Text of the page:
Ricardo Fonseca (1944, Baião), one daughter and two granddaughters
- Year of admission – 1963 Military Service in the Navy (1969-1972)
- First job: ITT (1972-1975)
- Administrator at STCP: (1975-1990)
- Vice-President of Macau Television: (1990-1992)
- Chief Executive Officer at STCP: (1992-1996)
- Chairman of the Board of Directors at APDL: since 1996
How was the Porto School of Economics and Management back then?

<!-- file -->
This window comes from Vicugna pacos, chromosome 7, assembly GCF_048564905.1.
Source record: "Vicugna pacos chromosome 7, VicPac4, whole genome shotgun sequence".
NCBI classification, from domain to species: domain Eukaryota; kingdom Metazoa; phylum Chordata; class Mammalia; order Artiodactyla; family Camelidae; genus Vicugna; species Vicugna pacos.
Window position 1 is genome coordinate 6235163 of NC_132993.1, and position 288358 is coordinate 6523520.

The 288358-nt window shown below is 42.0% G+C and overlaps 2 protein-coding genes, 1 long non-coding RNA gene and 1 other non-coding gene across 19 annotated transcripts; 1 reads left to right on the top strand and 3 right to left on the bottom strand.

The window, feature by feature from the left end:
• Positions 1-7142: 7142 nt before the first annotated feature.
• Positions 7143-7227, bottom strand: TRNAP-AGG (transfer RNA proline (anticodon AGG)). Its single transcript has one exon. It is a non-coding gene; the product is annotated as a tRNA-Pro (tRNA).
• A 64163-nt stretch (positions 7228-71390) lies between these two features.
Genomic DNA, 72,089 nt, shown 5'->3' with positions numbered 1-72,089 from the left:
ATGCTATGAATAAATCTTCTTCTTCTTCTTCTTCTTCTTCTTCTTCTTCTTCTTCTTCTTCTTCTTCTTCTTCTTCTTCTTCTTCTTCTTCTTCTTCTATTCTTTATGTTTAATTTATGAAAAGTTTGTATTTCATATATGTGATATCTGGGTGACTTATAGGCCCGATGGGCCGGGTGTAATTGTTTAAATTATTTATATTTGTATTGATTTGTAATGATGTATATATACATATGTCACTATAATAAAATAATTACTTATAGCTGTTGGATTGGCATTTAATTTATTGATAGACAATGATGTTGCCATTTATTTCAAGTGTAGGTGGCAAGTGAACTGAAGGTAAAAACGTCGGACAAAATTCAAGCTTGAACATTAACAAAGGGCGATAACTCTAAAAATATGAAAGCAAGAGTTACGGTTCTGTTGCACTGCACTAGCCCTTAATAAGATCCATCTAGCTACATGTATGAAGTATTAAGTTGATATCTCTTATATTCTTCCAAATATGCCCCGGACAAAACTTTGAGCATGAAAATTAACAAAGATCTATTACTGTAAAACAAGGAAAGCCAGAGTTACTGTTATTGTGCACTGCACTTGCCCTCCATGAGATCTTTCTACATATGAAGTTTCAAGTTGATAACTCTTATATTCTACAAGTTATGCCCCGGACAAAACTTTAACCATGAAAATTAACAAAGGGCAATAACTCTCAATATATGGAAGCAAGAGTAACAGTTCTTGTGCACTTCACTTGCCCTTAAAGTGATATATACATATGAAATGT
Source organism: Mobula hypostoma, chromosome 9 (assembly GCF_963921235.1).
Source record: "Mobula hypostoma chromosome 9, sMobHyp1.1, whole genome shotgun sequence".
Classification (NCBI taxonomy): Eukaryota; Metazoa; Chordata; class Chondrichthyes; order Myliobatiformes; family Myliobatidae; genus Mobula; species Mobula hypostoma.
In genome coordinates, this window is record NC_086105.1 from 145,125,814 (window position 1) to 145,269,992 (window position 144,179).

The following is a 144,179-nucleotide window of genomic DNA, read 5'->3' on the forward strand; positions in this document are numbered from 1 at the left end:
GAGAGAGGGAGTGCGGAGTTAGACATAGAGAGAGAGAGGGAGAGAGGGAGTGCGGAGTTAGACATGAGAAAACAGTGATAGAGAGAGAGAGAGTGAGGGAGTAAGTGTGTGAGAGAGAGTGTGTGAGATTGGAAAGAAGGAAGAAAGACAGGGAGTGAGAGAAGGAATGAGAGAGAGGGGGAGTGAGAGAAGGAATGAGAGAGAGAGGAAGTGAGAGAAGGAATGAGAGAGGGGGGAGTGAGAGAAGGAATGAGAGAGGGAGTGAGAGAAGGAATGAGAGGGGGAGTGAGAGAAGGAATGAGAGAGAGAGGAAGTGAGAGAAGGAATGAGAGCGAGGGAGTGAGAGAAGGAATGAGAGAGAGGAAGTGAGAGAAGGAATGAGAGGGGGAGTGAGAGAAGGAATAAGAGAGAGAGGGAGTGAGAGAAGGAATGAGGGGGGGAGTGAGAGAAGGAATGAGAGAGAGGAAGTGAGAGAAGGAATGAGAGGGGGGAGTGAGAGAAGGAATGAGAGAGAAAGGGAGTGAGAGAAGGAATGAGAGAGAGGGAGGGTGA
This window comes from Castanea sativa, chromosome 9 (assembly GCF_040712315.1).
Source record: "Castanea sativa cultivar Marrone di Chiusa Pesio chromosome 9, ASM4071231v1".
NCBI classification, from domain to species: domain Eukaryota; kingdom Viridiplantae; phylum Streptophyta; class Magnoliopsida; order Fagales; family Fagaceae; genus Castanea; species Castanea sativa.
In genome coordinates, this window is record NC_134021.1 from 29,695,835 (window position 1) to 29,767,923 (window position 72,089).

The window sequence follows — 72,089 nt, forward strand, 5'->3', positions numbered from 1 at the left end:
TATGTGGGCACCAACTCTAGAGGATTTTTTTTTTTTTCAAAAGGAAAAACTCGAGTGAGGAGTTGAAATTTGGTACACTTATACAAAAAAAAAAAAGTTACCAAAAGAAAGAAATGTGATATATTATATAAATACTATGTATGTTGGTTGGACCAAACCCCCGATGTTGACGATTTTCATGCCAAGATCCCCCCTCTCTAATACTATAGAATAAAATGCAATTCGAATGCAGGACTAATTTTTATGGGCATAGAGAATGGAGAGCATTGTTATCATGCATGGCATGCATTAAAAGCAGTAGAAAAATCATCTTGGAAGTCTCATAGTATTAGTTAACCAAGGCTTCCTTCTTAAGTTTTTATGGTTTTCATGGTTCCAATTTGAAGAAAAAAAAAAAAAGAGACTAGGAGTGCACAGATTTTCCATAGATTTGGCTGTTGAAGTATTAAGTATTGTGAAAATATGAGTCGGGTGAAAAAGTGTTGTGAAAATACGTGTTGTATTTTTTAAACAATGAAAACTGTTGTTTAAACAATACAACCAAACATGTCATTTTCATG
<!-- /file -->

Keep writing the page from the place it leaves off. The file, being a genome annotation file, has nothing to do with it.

The School was located in a little corner in the attic of the School of Sciences. There were just a few students, and we all knew each other’s names. The "famous" mathematics and infinitesimal calculus courses were taught in the School of Arts and Humanities, together with the students of the School of Sciences and Engineering. Wearing a tie to exams was almost a requirement. Hardly anyone wore jeans and girls dressed in formal attire. The colleagues we had the least contact with were the so-called "volunteer" students i.e. mostly working students who had to make a greater effort compared to the other students, in order to keep up with us in the programme. Their presence was only mandatory in practical classes. There were groups which gravitated a lot around the cafés, at which most students lingered. For many students, a significant part of their learning activity happened at the cafés. Besides "Piolho" there were other cafés close to the School such as "Estrela" and "Avis". As I was living on Rua Faria Guimarães and other colleagues lived nearby as well, "Satélite" was the café where we used to hang out. They were true study lounges to the point that some cafés displayed signs in areas where studying was forbidden, since students would buy just a coffee and sit at a table the whole day.